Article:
The effect of free sampling strategies on freemium conversion rates

Abstract

Freemium business models, where companies offer a free basic and a value-enhanced paid version of a product, have become ubiquitous across software, games and a broad range of web services. Despite the many benefits of freemium, most firms suffer from too few premium subscribers (3–5 %), which challenges their profitability. Although free trials have helped improve premium conversions, research hitherto has paid little attention towards what works effectively. Therefore, we examine the effect of two common free trial strategies on consumers’ conversion likelihood: Freefirst, where consumers start in the free and then opt into a trial of the premium version and Premiumfirst, where things are experienced in reverse order. Based on a contest-based online experiment with 225 subjects, our analysis reveals that in contrast to Freefirst, Premiumfirst significantly increases conversion propensity and that this positive effect is greater when the premium and the free version are more similar.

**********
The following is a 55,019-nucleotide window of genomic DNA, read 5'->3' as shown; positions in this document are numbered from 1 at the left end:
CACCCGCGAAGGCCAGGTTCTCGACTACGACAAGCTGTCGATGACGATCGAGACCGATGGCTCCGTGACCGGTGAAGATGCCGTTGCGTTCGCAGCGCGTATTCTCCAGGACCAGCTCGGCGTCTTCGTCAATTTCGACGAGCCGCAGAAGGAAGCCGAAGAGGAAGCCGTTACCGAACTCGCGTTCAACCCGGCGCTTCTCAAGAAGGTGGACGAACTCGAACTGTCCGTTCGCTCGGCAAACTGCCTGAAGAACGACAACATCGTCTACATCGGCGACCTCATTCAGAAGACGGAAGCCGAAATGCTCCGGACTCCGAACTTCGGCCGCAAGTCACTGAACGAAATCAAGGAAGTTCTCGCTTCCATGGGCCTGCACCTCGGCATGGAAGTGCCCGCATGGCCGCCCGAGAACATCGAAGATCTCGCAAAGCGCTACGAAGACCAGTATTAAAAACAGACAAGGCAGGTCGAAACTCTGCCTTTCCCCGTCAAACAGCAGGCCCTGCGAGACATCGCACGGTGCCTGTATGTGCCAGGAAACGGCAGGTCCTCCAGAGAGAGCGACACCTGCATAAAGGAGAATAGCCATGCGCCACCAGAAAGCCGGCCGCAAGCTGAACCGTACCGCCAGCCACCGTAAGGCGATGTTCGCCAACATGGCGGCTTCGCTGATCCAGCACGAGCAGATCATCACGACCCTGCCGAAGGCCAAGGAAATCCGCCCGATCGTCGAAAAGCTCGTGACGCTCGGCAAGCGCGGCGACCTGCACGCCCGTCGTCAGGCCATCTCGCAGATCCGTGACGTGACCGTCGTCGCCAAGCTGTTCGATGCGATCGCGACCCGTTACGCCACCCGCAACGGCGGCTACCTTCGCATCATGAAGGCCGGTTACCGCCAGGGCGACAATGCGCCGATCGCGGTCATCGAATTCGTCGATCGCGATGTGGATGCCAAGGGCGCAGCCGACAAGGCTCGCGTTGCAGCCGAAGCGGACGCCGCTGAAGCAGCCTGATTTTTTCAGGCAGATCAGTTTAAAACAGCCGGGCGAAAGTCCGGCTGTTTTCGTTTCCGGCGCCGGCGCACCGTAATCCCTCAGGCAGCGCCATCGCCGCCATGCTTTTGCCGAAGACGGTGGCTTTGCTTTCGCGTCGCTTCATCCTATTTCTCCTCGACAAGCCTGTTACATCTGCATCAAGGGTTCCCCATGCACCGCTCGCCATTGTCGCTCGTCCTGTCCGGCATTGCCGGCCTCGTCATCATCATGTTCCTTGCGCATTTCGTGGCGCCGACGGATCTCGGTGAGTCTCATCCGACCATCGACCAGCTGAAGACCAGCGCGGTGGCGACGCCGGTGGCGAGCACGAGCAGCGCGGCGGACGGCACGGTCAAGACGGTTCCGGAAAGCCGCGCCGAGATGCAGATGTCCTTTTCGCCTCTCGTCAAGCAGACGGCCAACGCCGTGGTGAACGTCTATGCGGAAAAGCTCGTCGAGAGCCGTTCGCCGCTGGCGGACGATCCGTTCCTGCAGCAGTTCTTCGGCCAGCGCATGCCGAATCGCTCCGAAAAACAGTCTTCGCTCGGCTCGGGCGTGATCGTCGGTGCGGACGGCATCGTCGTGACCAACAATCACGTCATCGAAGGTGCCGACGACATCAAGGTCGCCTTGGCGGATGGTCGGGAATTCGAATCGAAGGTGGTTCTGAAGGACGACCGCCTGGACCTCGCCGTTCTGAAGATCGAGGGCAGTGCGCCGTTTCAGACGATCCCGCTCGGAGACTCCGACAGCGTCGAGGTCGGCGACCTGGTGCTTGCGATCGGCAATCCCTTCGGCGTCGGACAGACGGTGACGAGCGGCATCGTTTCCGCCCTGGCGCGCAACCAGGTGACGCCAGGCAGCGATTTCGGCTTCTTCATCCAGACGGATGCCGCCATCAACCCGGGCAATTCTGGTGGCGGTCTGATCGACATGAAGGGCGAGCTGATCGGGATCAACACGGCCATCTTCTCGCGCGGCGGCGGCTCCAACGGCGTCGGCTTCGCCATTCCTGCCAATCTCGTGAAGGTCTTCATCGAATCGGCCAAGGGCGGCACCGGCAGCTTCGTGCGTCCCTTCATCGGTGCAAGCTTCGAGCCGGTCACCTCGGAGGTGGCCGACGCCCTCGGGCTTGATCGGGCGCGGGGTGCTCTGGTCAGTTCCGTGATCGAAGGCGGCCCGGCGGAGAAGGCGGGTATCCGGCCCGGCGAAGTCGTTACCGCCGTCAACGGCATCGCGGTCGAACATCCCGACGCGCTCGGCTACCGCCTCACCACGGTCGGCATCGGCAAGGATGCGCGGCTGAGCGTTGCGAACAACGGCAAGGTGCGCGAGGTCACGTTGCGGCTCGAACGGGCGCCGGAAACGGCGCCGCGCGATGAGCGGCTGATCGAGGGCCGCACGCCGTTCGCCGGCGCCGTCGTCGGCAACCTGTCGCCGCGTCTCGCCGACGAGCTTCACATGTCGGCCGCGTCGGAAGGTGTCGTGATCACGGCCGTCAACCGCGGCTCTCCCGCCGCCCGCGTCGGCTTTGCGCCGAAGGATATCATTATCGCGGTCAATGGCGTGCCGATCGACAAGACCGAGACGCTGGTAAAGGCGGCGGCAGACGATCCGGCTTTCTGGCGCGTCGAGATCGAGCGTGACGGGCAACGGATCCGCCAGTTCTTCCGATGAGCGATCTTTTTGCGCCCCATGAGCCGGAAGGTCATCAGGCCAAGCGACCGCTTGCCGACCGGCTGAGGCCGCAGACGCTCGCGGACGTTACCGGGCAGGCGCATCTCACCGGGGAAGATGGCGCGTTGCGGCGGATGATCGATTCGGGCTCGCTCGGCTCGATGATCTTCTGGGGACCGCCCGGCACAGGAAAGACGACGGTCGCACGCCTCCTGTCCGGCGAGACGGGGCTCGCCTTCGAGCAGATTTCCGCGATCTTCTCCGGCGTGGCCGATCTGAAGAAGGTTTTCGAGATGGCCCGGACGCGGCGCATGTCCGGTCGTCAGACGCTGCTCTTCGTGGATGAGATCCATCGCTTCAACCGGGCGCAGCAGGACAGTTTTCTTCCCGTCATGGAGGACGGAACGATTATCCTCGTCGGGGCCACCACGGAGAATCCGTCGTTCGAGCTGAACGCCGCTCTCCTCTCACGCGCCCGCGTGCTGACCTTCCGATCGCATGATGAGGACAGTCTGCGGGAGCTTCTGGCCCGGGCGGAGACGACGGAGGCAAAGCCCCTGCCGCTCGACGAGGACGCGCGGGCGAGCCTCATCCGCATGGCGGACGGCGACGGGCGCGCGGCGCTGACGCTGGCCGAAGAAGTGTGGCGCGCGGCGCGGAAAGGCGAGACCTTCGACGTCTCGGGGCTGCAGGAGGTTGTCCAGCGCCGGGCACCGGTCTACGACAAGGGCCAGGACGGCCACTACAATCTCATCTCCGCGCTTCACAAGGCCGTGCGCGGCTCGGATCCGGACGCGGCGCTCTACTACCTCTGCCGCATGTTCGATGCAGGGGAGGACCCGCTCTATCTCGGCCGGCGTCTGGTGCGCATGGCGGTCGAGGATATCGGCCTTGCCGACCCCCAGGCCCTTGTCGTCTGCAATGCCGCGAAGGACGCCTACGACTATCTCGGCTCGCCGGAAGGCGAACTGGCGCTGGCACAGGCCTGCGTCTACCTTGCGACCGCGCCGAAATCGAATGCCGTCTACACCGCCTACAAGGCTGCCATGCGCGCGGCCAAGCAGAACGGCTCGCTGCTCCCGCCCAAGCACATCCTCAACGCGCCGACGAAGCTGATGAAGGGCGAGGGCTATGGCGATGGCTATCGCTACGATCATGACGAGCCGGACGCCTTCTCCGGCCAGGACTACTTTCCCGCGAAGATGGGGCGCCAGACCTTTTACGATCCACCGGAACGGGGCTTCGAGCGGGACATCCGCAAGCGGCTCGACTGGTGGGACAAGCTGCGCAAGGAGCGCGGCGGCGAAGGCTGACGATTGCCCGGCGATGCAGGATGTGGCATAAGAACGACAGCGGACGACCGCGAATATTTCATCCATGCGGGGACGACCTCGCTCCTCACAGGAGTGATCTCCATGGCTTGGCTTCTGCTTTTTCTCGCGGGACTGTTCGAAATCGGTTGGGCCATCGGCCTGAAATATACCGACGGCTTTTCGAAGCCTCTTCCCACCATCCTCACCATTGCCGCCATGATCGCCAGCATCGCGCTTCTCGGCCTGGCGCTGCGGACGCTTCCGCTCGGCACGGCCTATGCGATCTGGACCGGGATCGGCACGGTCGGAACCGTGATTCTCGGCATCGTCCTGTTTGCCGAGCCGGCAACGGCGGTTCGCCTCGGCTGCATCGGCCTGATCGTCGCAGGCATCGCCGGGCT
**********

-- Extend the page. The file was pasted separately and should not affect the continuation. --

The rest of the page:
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Acknowledgements

The second author gratefully acknowledges financial support from the Werner-Jackstaedt-Foundation in Germany (Grant No. 010103/56300720).

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Correspondence to Oliver Francis Koch.

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Responsible Editor: Steven Bellman

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Koch, O.F., Benlian, A. The effect of free sampling strategies on freemium conversion rates. Electron Markets 27, 67–76 (2017). https://doi.org/10.1007/s12525-016-0236-z

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Keywords

  • Freemium business models
  • Premium conversion
  • Free trial strategies
  • Product value discrepancy
  • Loss aversion
  • Randomized online experiment

JEL Classification

  • 2.20.3
  • Experiment 3.080
  • Consumer behavior 3.120
  • E-Business 5.110
  • Services